The US Atlantic Council has released a new document on US-Turkey relations, “From Alliance to Crisis”, which laments Washington and Ankara’s “cold shoulders”, but suggests that diplomatic reset and compromises will be enough to save the Turkish-American alliance. Turkish experts, however, have drawn increasing attention to the deep roots of what they call a “political crisis” between the US and Turkey.
Turkish Armed Forces retired General Ahmet Yavuz has noted that the crisis in relations between Ankara and Washington is not ancient, and that the tensions surrounding the American pastor Andrew Brunson, who has been imprisoned in Turkey since October 2016, are only the tip of the iceberg.
“The political crisis is manifested periodically in various spheres of cooperation between Turkey and the US… Pastor Brunson is yet another obvious manifestation. The US, although on a different scale but at the same time, is targeting Russia, Iran and Turkey. On the one hand, the US wants to continue cooperation with these countries [with the exception of Iran] and, on the other hand, they try as much as possible and in various ways to pressure them,” the retired Turkish general said.
“We do not have all the information on the Brunson case, but the US position on this issue is unacceptable from all points of view: Washington’s approach is treating Turkey as a colony, stating the need for the use of punishment against Ankara. This is aggravating the situation even more because there are intergovernmental legal relationships,” he continued.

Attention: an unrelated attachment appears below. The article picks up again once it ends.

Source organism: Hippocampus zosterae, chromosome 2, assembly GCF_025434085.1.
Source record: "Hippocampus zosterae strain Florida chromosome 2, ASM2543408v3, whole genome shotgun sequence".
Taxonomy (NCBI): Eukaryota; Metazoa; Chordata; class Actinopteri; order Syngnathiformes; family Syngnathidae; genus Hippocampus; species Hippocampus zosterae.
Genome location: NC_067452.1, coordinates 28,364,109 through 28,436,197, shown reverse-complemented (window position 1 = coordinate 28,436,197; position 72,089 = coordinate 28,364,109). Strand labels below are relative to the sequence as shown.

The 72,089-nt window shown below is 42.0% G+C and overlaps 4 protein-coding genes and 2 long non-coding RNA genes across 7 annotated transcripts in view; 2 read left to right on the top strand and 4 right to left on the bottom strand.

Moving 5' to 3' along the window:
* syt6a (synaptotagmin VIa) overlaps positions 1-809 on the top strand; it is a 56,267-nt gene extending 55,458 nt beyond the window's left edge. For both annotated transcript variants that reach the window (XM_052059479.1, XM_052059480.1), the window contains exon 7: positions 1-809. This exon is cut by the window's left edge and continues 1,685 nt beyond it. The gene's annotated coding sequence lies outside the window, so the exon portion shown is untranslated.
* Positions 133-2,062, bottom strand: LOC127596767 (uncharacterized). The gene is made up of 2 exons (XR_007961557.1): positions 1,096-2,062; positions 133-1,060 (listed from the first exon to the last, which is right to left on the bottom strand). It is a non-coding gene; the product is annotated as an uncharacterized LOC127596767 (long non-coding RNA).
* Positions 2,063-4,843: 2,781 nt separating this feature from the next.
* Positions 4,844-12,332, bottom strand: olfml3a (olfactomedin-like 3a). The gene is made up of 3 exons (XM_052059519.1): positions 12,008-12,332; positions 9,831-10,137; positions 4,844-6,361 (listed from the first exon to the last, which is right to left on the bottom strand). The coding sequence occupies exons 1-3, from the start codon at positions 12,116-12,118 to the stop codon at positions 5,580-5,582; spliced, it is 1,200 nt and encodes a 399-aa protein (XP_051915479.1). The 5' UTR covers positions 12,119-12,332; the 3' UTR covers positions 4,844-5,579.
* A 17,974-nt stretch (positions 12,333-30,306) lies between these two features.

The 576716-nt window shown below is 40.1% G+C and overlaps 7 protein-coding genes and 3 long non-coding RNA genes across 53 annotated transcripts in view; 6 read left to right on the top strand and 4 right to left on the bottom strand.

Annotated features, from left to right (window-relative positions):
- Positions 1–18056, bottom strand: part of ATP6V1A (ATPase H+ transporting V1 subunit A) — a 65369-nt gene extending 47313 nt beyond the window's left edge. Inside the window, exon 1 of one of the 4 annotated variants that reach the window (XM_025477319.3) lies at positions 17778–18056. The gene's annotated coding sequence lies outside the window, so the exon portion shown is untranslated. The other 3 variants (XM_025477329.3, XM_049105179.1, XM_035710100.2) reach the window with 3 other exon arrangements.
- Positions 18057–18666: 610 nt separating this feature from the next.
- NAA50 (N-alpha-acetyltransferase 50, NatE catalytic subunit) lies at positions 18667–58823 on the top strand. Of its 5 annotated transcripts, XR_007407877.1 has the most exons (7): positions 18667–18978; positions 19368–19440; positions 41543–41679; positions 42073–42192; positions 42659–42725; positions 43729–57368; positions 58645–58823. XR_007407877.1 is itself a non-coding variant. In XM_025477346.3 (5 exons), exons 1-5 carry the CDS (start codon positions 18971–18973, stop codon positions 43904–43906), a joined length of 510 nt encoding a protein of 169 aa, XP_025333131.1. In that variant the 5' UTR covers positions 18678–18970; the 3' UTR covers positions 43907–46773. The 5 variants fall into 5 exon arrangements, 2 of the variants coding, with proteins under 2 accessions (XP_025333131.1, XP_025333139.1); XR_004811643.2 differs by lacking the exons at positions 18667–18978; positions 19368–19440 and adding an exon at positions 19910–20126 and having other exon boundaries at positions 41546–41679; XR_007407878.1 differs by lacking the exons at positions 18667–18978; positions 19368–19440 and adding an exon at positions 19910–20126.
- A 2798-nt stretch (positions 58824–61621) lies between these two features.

Yavuz believes that as long as the US does not take real steps towards improving the situation on issues, such as the extradition of Islamic propagator Fethullah Gulen, accused of being behind the assassination of the Russian ambassador to Turkey, Andrei Karlov, it is not worth waiting for Ankara to make the first steps.
“If the Turkish authorities decide to react strictly to US actions, a decision can be taken on the closure of the [NATO] military base at Incirlik and suspension on the use of the radar at Kurecik,” explained Yavuz, adding that for now, the US is not struggling to solve existing problems.
Meanwhile, Professor Hasan Unal of the Faculty of International Relations of the University of Ankara, has stressed that the crisis is inevitable because the US has considered Turkey a colony, not an ally since the beginning of the Cold War.
“If you look at the situation in a structural way, it becomes obvious that Turkish-American relations have reached a turning point. Turkish and US positions do not coincide on virtually any issue. Even in foreign policy matters, which are very important for Turkey, the United States applies a policy hostile to our country. […] We can no longer talk about Turkey and the US as allies. […] The US since the Cold War era has not considered Turkey as an ally but as a colony, so sooner or later the crisis in relations would inevitably manifest itself,” Hasan Unal said.
Among the problems in bilateral relations, he cited the withdrawal of the Turkish military from Cyprus, the lack of support for Turkey in the Aegean and, above all, US support for the Kurdistan Workers’ Party [PKK/YPG] to create an independent Kurdish state .
The professor continued: “Instead of using diplomatic methods, the US has opted to push, which could lead to a break in relations.”
According to Hasan Unal, for Turkish positions to be strengthened, Ankara must tighten its relations with Syria, Egypt and Israel, and in order to circumvent the crisis, Turkey must follow a policy contrary to Washington.
“We have to show America that we do not fear threats, that we need a decisive and solid position and a well thought-out chess strategy … The US understands the language of force and pressure and if Turkey does not show itself to be solid, it could suffer huge losses and could give the US the possibility for future pressure in the region,” concluded the analyst.